It used to be so simple

As an author, I was thrilled to see the mom trying to choose the “right” title for her daughter at Barnes & Noble.

As we started talking, she shared how difficult it is to find a “safe” book that her 10-year-old would be willing to read. I totally understood: matching a child with the “right” book used to be simple. Front cover art indicated the general topic; then there was usually an age range on the back cover. Flipping through the pages, it was fairly easy to tell if the book was a match.

Tonight, the mom sorted through somewhat ambiguous labels – middle school, intermediate, young adult, YA reader – merely to find a single book for a Christmas stocking! How does something so simple become so complicated?

Smart toys

Smartphones. Smart watches. Smart toys.

Now that playthings have become hybrids that merge toys and digital, Santa will need plenty of recharging stations!

Wearable tech drops down

Wearable tech is on wish lists for kids and adults, but wearable sensors for babies goes too far.

For most healthy babies, we don’t need to know vital signs during naps. I have faced parallel situations as an early childhood educator. When parents ask for their child’s IQ, I respond, “What will you do with that information?” Too often, I’ve found that such data merely becomes yet another way to compare one child to another.

And so I ask parents, “What are you going to do when you learn your baby’s heart rate and the humidity level in the room? Will that information make you a better parent or make your baby safer?”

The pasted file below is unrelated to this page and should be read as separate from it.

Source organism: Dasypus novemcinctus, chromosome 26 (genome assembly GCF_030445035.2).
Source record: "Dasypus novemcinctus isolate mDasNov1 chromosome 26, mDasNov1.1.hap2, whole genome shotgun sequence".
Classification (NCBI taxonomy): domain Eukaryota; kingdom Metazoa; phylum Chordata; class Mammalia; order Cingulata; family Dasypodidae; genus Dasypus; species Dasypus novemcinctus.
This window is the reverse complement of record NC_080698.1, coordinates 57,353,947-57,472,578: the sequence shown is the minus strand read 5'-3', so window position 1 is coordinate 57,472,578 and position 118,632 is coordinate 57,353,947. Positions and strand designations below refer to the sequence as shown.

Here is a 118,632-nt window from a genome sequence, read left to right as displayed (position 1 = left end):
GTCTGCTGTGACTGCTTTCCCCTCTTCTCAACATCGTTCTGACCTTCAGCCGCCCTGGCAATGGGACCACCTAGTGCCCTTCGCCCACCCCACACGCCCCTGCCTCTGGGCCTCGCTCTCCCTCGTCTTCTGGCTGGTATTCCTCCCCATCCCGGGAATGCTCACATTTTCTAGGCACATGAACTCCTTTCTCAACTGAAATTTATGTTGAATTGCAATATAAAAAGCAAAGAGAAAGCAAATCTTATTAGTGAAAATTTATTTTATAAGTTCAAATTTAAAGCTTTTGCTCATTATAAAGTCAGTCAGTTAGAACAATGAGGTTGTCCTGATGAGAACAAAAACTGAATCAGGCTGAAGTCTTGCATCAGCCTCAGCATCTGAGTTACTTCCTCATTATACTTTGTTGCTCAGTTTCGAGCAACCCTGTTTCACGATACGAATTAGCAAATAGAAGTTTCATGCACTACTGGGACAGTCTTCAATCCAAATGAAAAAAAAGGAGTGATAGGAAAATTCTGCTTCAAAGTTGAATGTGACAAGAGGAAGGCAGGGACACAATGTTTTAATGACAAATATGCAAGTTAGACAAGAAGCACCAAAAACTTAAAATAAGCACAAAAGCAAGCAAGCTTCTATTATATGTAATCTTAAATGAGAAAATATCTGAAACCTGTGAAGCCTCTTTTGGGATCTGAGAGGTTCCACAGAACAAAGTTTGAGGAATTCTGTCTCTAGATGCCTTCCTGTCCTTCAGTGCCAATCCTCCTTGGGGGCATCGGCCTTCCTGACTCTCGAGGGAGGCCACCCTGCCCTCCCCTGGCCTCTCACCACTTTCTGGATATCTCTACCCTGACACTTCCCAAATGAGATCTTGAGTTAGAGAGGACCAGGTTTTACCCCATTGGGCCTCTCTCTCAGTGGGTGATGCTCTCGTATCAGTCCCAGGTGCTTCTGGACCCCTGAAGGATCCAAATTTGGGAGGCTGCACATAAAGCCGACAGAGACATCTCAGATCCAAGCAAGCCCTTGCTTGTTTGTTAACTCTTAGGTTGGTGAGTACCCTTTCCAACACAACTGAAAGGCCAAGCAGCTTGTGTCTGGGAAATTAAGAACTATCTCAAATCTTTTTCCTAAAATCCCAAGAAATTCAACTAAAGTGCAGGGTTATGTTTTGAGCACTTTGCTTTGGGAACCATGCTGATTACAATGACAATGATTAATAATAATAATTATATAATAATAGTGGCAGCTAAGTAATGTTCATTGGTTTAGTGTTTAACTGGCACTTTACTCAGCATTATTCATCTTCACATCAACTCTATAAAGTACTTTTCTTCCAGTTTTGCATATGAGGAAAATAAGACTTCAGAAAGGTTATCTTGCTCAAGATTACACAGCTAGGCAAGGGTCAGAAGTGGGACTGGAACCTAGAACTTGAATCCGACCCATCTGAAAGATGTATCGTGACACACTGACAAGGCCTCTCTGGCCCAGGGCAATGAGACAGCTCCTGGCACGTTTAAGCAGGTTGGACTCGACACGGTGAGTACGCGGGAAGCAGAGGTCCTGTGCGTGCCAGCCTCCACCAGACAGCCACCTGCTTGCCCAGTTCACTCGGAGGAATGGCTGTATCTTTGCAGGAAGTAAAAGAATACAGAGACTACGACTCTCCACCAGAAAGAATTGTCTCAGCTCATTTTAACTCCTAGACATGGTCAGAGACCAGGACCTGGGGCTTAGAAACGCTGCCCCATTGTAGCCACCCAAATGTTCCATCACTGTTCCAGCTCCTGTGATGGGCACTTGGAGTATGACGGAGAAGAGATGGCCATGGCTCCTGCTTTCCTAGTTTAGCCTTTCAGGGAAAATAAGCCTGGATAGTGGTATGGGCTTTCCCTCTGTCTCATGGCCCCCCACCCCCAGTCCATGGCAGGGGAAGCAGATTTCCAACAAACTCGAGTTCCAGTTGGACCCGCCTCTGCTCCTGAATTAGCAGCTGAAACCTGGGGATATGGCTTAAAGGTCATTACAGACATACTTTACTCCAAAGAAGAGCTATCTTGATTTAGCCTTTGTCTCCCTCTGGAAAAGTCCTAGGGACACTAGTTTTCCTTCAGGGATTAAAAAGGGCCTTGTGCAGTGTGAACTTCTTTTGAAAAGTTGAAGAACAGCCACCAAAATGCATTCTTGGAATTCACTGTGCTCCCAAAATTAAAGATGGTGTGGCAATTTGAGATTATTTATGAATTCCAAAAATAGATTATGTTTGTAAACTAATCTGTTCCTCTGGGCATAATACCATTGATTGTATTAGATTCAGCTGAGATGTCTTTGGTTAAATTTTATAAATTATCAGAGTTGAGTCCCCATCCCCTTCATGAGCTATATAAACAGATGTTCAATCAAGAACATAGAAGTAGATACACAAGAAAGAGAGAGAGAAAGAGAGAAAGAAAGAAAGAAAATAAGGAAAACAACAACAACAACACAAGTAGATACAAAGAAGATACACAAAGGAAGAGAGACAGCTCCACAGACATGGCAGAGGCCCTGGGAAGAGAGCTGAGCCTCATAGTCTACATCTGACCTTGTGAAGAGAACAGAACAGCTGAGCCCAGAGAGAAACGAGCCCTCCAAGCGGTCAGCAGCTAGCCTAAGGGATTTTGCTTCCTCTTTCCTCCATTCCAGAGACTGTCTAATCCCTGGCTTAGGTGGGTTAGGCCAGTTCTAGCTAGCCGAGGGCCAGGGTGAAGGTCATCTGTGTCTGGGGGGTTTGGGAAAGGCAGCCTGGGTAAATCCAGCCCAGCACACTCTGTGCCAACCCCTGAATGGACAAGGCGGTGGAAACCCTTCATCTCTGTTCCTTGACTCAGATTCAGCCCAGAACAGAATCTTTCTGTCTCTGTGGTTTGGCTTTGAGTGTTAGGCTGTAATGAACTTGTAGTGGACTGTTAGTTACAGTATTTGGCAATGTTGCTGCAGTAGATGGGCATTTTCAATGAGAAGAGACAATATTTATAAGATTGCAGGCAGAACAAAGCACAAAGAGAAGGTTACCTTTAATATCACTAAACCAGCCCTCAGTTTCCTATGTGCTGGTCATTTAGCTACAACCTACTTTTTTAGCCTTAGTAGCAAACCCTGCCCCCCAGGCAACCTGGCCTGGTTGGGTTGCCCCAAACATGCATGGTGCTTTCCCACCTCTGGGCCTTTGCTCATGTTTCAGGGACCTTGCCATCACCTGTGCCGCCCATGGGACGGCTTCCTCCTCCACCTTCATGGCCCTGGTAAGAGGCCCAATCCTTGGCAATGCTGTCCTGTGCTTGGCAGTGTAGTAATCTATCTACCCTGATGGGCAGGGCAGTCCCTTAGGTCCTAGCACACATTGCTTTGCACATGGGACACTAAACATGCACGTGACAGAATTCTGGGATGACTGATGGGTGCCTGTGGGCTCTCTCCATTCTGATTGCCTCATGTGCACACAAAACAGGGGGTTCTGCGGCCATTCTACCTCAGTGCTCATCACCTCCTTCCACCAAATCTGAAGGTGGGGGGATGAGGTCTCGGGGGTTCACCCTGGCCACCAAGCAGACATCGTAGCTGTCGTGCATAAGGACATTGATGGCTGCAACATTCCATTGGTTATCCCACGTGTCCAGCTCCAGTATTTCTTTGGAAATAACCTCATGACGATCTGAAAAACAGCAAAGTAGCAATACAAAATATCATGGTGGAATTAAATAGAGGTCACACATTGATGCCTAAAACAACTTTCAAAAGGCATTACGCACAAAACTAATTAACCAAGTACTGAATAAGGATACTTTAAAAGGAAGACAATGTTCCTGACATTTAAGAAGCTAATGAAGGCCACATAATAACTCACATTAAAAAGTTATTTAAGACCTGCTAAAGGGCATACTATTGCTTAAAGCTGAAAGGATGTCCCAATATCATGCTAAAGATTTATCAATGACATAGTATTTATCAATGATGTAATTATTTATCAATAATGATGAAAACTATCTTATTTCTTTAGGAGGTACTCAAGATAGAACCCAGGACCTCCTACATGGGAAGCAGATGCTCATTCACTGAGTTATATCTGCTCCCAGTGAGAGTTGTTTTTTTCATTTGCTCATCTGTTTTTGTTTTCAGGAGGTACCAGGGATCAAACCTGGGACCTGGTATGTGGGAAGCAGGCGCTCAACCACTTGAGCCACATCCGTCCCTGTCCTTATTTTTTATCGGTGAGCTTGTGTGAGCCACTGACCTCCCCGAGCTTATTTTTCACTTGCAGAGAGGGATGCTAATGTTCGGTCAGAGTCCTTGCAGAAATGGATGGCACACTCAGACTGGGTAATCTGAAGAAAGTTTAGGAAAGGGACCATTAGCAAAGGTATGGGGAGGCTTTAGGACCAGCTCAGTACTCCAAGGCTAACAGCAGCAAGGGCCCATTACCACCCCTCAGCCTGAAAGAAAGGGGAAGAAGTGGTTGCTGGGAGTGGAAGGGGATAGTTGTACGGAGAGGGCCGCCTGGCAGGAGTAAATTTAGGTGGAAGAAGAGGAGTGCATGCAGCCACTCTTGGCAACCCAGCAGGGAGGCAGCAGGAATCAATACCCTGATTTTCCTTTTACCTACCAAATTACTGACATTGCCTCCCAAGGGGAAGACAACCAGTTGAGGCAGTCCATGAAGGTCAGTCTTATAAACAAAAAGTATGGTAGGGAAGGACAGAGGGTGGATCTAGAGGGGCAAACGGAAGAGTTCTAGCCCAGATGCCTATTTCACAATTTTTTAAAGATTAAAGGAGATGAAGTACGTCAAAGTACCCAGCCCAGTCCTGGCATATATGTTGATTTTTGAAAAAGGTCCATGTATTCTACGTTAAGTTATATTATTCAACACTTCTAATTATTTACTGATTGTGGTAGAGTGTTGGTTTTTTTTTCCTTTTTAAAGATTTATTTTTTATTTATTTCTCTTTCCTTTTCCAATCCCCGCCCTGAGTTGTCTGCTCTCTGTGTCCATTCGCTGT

Stalled after Sandy Hook

Sunday marks the two-year date of the Sandy Hook Elementary school shooting in Newton, Conn.

Since then, the school safety industry has grown dramatically. Many types of barricades, bullet-proof defenses and locks are now available.

After each subsequent shooting, school safety fears temporarily spark suggestions of how to prevent future shootings.

But why does the national conversation about real solutions stall until the next tragedy makes headlines?

The bullying epidemic

October was designated as anti-bullying month. But two months later, in the middle of the jolly “Ho-ho-ho” season, bullying continues to make headlines.

The reason is simple: bullying continues to impact a large number of children in all age groups.

According to the recently released “Bullying in U.S. Schools: 2013 Status Report” (data like this is often published after detailed analysis, making the numbers feel a bit dated) bullying peaks in third and fourth grades. That’s actually earlier than I expected.

I was also surprised that students who are bullied suffer simultaneously from several types of bullying. For example, in the upper grades, girls suffer from verbal, rumors, sexual and cyber bullying.

The report details types of bullying that effect kids at various ages. Worth reading:

The game wave

Games represent one of the biggest waves to hit classrooms this fall. Recent statistics show that students play games on desktop, laptop or tablet screens in more than 70% of classrooms.

There’s a good reason for the popularity: games engage students. Even low-performing kids benefit when content is presented in a game format. Sounds like a good reason to play.

Tubby time

The category of bath toys – those things that keep dripping under the sink and in the linen closet – has exploded with an endless array of products. Tubby toys now occupy entire store aisles.

Some of the best are BPA, PVC and phthalate-free for babies who mouth everything. And the non-absorbent ones don’t promote mold or mildew. Good stocking stuffers.